Ever heard a synth talk? If you have, it's due to formant synthesis. Gordon Reid explores the theory of analogue formant synthesis, how it relates to the human voice and modern digital synths like Yamaha's FS1R.
Last month (SOS February 2001), we discussed a way of emulating acoustic musical instruments using short delay lines such as spring reverbs and analogue reverb/echo units. At the end of that article, I posed the following question: "Couldn't we have avoided this talk of echoes, RT60s, room modes, and all that other stuff, and achieved the same result with a bunch of fixed (or 'formant') filters?". This month, we're going to answer that question.
Let's start by remembering the four types of filters that I first described in Parts 4, 5 and 6 of this series (SOS August to October 1999). These are the low-pass filter, the high-pass filter, the band-reject filter, and the band-pass filter (see Figures 1(a)-(d)). OK, we're all sick to the back teeth of descriptions of the low-pass and high-pass filters in conventional synthesis. No matter. This month we're going to concentrate on the band-pass filter (or BPF), so read on...
Imagine that we place several of the band-pass filters shown in 1(d) in series (see Figure 2). It should be obvious that at the peak, the signal remains unaffected. After all, a gain change of 0dB remains a gain change of 0dB no matter how many times you apply it. But in the 'skirt' of the filter, the gain drops increasingly quickly as you add more filters to the signal path (see Figures 3(a) and 3(b)).
As you can see, the band-pass region of the combined filter tightens up considerably as you add more filters to the series. This, of course, is directly analogous to the situation wherein we add more poles to a low-pass filter circuit to increase the cut-off rate from 6dB/octave to 12dB/octave, 18dB/octave, 24dB/octave... and so on.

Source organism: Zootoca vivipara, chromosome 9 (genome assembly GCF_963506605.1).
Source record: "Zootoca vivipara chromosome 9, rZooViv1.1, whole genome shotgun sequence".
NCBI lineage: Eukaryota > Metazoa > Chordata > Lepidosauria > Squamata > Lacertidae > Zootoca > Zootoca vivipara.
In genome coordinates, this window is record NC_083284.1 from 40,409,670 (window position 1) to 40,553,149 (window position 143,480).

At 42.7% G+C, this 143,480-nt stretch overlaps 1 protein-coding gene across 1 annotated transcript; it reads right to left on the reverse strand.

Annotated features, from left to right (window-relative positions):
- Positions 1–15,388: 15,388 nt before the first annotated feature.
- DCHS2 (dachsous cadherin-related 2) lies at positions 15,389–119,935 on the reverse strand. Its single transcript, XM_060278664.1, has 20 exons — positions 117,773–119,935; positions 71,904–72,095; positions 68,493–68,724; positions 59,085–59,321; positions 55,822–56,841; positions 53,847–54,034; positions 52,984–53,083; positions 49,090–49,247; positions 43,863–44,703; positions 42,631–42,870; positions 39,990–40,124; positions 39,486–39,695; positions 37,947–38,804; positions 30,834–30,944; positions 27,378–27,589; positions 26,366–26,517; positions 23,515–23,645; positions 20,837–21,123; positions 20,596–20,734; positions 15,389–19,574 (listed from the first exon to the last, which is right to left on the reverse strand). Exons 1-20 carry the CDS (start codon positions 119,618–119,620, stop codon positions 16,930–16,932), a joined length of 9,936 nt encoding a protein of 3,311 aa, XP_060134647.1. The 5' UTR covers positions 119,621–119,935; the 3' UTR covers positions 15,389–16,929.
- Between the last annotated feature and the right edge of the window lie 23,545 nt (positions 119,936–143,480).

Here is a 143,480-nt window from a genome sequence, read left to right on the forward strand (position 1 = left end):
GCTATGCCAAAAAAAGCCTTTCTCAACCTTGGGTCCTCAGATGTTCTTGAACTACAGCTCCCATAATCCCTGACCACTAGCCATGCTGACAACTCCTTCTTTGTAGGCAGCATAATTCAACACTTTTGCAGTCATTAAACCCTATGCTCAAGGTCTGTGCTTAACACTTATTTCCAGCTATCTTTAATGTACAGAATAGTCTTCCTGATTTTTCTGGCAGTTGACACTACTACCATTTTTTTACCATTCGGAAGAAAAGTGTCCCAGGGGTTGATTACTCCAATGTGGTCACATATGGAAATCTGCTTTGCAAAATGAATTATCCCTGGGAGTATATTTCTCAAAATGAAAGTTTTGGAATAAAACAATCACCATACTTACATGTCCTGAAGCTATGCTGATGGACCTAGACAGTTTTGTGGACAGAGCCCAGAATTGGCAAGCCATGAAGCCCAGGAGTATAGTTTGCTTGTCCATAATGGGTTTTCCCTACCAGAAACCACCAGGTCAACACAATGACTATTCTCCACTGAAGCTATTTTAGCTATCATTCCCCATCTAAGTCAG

Now let's look at the case in which we place the band-pass filters in parallel rather than in series (see Figure 4). If we set the centre frequency 'Fc' of all the filters to be the same, the result is no different from using a single filter and, depending upon the make-up gain in the mixer, will look like Figure 1(d). Much more interesting is the response when you set Fc to be different for each filter. You then obtain the result shown below in Figure 6(a). As you can see, the broad responses overlap considerably, giving rise to a frequency response with many small bumps in the pass-band (the pass-band is so-called because it is the range of frequencies in which the signal can pass relatively unaffected through the system). Outside the pass-band, the gain tapers off until, at the extremes, little signal passes.
Let's now add more BPFs to each signal path (see Figure 5) to sharpen the responses. Provided that the centre frequencies of each of the filters in a given path are the same (I've labelled these f1, f2 and f3) but are different from those of the other paths, we obtain three distinct peaks in the spectrum, as shown in Figure 6(b). The filters severely attenuate any signal lying outside these narrow pass-bands, and the output takes on a distinctive new character.
If the frequency response in Figure 6(b) looks familiar, let me refer you back to last month's SOS and, in particular, the diagram reproduced here as Figure 7. This is the frequency response of a set of 'modes' which, as we discovered last month, may be the result of passing the signal through a delay unit such as a spring reverb or bucket-brigade device. It also represents a single set of the 'room modes' that arise as a consequence of the sound bouncing around inside a reverberant chamber.
OK, so Figures 6(b) and 7 look rather different, but it's not too difficult to design and configure a set of band-pass filters that responds similarly to Figure 7. You may need to add a 'bypass' path to ensure that an appropriate amount of signal passes between pass-bands, but we're going to ignore that. Furthermore, if the Fcs are precise (and this is yet another instance of the phenomenon known as time/frequency duality, discussed last month) the filter-bank will impose the appropriate set of delays upon any signal passed through it.
You may also recall that, last month, we used three delay units to achieve a superficial emulation of a three-dimensional space. We then shortened the delay times of each unit until the dimensions of our 'virtual' reverberant chamber were no larger than the body of a guitar or violin. It's a small leap of intuition, therefore, to realise that we could use three banks of band-pass filters to achieve the same effect (see Figure 8).
The most important thing about this configuration is that the frequency response of the filter banks, and the timbre that they therefore impose on the signal, is independent of the pitch of the source. To see how this differs from conventional synthesizer filtering (in which the filter cutoff frequency often tracks the pitch of the note being played) consider Figures 9 and 10.